1. The mid-July low was marked by a thrust outside the Bollinger Band ®. Stochastics were also oversold. The reversal day was a bullish engulfing candle. The real body covered a wide range of price values, from 800 to over 840. Stochastics quickly confirmed the candle's signal. The MACD signal a few days later was late, but ultimately would have proven profitable.

2. The rally lasted a month and carried the S&P to the opposite end of the Bollinger Band. Stochastics were overbought. The rally concluded with a bearish engulfing candle. A minor support level formed around 930, but once this broke, the S&P came down hard.

3. From late August to early October the S&P went almost straight down without interruption. Stochastics were very oversold and the index went outside the Bollinger Band. Finally, in early October, the S&P reversed. The candlestick? A bullish engulfing. Hmmm... The same candle marked two major lows in a row. How interesting!

4. The October rally was swift, as the S&P soared almost 100 S&P points in just four trading days. The index then drifted higher to the 900 level and retraced. The first time it touched 868 -- a support level that was to become extremely significant - - it did so with a hammer candlestick.

5. The October to late January period marked a four-month trading range. Within this trading range I have drawn trendlines to show when the rally phase ended. Note how at point five, the S&P tested the aforementioned support level. The candlestick on that particular day was a long-legged doji.

6. The rally that began in mid-November ended in early December. Which candle marked an end? A long-legged doji. Note the very large upper shadow that pierced through the Bollinger Band.

7. From the beginning to the end of December, the S&P sold off persistently. The selloff concluded with a doji. It was then followed immediately by a shaven bottom/shaven top candle.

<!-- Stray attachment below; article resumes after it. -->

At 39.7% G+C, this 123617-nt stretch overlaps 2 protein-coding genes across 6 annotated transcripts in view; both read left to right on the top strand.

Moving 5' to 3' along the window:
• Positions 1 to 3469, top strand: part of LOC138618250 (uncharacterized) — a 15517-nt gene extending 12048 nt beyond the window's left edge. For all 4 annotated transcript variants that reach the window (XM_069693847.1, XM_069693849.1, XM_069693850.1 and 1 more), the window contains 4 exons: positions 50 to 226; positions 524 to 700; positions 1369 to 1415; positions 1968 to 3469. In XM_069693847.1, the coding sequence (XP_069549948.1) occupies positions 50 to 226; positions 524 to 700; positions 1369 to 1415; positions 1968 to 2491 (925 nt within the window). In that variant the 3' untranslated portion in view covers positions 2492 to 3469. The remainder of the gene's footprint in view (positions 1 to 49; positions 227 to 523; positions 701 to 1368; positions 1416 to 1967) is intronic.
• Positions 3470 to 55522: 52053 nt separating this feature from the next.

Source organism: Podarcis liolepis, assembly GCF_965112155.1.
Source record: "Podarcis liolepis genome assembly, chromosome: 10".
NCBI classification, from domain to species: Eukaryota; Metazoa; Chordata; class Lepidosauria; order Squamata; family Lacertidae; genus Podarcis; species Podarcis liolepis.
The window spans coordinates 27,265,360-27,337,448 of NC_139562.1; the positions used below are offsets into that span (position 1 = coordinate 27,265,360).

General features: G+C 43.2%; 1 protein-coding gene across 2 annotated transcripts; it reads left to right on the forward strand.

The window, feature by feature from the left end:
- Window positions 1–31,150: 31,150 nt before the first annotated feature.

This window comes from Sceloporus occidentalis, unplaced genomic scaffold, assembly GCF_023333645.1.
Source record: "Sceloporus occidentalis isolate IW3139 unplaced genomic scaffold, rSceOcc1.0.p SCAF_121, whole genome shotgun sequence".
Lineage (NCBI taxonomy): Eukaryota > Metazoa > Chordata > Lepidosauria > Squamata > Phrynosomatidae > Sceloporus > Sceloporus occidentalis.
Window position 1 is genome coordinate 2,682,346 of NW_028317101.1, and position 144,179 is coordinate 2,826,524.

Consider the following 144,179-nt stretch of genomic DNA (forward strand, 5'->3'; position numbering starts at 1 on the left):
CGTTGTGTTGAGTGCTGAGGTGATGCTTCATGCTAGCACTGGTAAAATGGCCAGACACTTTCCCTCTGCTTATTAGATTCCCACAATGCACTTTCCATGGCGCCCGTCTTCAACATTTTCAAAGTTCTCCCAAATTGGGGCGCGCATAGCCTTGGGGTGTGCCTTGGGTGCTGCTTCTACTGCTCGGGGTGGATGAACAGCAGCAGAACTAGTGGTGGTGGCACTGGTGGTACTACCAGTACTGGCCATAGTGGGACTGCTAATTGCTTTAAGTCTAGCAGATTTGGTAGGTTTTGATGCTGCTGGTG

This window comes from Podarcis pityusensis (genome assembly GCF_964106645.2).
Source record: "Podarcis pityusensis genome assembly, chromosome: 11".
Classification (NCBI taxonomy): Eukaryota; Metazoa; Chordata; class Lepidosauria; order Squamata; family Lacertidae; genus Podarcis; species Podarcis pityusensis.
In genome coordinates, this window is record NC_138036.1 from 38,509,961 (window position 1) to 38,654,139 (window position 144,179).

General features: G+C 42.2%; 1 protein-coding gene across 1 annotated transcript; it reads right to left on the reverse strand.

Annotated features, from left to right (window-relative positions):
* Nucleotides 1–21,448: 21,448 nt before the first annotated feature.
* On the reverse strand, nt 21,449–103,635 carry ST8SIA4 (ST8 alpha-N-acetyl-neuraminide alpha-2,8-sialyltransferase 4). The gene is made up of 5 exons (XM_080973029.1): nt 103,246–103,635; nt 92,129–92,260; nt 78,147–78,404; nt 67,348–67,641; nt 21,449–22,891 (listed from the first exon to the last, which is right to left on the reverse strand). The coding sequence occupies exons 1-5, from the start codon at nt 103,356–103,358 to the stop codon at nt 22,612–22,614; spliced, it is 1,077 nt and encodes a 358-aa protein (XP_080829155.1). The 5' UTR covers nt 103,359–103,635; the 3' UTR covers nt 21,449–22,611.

8. The rally that began in early January petered out by mid-month. S&P 935 became a strong resistance level. Notice how the top was marked by two dojis in a row. A very small rally attempt on the third day was followed by a bearish engulfing, which consumed the three previous trading days. From here it was "curtains."

9. Note how the break of support occurred on a large-range, bearish engulfing day.

10. After a sell-off of approximately 130 points, the S&P finally reached bottom in mid-February. The candlestick? A long-legged doji. And once again, it was followed by a powerful long white candle.

 

It's amazing how often the same candlestick patterns repeat themselves. In the war for swing trading profits, think of candles as your personal sentry. When analyzed properly, they should provide you with consistent early warnings of impending trend change. It is also why I have used today's lesson to share some of my thoughts with you on this very valuable tool. Although you probably now know more about candles than most traders, you need to be aware that there is much more to learn. All in all, there are about 60 candles patterns the swing trader should recognize.

In my previous trading lesson -- "A Swing Trader's Support and Resistance Secrets" -- I concluded by presenting you with a short exercise. If you were interested in applying what you had learned, I offered up a chart of the renamed Acme Ltd. (ACME) and challenged you to:
1. Draw important trendlines
2. Label important support and resistance zones
3. Decide if the stock was in an ascending or descending triangle.
In the chart below you'll find my "answer" to this short exercise...


Trendlines, support and resistance and candles form three key components of a successful swing trading system. Yet in our next trading lesson, which I've entitled "The 11 Commandments of Swing Trading," I'm going to shift my focus to successful trading strategies and tactics. In it, I will share with you a good part of what I have learned through more than 40 years of active trading and investing. Stay tuned!